Afghanistan: Guterres calls ban on female personnel ‘unacceptable and puts lives at risk’


Secretary-General Antonio Guterres was speaking to reporters in dohaQatar, after convening an international meeting of special envoys on Afghanistan.

they said they had Agree on the need for an “engagement strategy” With the Taliban, to help the country’s most vulnerable.

There is no question of Taliban recognition

Mr. Guterres clarified that the gathering was not focused on recognition of de facto authorities, but on developing a common, international approach to burning issues such as counter-terrorism, crackdown on human rights and the spread of drug trafficking.

“To achieve our objectives, we can’t be apart“, he said. “Many called for engagement to be more effective and based on the lessons we have learned from the past. The UN continues to use its cohesive power to advance a forward-looking approach will keep, which puts the afghan people firstAnd in a way that complements existing regional forums and initiatives.”

The UN chief said the current ban imposed last month on Afghan women working for the UN by Taliban leaders – after banning them from working for national and international NGOs – is “unacceptable and puts lives at risk”. Is.

“Let me be absolutely clear: We will never remain silent in the face of unprecedented, systemic attacks on the rights of women and girls. We will always speak out when millions of women and girls are being silenced and lost sight of,

collective interest

He said the envoys, who included the UN special envoy, Roza Otunbayeva, had agreed that “it is important to understand each other’s concerns and limitations, but agreed that it To work together, for the benefit of all, for Afghans first,

They agreed on the need for an “engagement strategy that allows for the stabilization of Afghanistan”. but also allows to address important concerns,

While different countries placed different priorities on human rights, terrorism, or drug trafficking, “there is a general recognition that they are interrelated”, and need to be viewed holistically.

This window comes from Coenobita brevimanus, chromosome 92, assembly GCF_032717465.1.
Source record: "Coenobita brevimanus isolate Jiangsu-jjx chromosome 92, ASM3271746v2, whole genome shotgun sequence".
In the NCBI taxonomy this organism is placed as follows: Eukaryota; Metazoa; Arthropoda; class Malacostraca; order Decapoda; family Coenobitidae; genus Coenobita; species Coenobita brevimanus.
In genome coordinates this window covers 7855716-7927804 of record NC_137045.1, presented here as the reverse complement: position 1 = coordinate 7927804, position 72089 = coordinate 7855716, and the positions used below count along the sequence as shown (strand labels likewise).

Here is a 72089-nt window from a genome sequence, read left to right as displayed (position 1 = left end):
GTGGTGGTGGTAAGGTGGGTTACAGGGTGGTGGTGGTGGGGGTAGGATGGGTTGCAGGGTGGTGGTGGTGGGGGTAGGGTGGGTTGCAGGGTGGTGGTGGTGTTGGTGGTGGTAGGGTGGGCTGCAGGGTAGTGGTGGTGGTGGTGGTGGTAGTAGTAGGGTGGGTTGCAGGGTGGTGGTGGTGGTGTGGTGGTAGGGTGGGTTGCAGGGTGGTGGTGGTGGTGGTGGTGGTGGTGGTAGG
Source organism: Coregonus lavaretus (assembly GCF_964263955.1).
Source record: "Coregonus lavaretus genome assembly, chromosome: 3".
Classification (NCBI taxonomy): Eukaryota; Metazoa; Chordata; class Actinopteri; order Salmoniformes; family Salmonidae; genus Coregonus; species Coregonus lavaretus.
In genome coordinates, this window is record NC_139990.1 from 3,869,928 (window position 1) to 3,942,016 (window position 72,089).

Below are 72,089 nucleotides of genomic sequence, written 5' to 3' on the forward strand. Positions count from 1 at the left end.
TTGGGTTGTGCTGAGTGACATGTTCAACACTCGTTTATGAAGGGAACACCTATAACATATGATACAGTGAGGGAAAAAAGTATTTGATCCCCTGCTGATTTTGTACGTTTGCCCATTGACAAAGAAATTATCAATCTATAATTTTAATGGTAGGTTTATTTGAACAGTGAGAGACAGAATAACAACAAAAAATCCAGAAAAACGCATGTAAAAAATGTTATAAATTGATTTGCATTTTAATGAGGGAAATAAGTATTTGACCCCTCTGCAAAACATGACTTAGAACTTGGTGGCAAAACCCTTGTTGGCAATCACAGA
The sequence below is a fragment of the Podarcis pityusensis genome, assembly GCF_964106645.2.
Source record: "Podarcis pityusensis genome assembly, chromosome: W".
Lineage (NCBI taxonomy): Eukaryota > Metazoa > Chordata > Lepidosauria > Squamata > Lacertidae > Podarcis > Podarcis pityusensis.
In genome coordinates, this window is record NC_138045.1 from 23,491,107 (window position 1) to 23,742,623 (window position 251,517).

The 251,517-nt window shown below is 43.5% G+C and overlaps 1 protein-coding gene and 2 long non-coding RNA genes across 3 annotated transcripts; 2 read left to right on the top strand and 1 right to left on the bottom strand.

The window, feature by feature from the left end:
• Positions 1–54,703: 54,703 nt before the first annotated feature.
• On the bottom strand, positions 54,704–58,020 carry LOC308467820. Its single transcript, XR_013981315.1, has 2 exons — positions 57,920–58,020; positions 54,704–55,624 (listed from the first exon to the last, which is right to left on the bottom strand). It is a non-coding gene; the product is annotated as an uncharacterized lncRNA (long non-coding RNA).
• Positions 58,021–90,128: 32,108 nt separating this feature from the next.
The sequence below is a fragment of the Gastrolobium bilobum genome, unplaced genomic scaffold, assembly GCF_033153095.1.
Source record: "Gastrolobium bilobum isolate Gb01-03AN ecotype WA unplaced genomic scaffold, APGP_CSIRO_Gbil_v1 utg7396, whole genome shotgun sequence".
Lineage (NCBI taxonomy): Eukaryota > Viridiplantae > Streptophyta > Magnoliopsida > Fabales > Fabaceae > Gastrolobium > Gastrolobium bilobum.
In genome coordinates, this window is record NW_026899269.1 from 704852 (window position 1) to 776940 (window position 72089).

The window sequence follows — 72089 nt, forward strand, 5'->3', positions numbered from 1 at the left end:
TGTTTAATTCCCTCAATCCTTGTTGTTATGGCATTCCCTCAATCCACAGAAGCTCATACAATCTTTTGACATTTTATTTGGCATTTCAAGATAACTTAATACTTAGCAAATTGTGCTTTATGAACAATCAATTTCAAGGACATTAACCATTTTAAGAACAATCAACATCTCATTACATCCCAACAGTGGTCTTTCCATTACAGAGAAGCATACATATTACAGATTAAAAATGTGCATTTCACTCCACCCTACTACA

Secretary-General Antonio Guterres briefs journalists on the situation in Afghanistan in Doha, Qatar.

world’s biggest humanitarian crisis

He ended speaking in his capacity as Secretary-General, saying that “It’s hard to underestimate the seriousness of the situation In Afghanistan. This is the biggest humanitarian crisis in the world today.”

a staggering 97 percent live in povertyWhile 28 million Afghans are in need of some form of humanitarian assistance.

Funding is not forthcoming with a $4.6 billion humanitarian response plan, having received “just $294 million” so far.

The vast majority of UN personnel providing life-saving aid are Afghan nationals, she stressed, stressing that banning female workers “intentionally undermines the development of a country that is determined to achieve lasting peace and contribute to regional stability”. Everyone’s contribution is desperately needed.”

stay and deliver

He pledged that the United Nations will never back down from its commitment to support the Afghan people, and that the organization is committed to maintaining this fragile lifeline.

During the last decades, we persevered, and we delivered. And we are determined to seek the necessary conditions to continue delivering.

Asked if there was a situation when he would meet Taliban leaders, Mr. Guterres said that although today was not the right time, he would “do not explicitly rule out that possibility,

He added that he was personally engaged in convening a follow-up meeting of the envoys at a future date.

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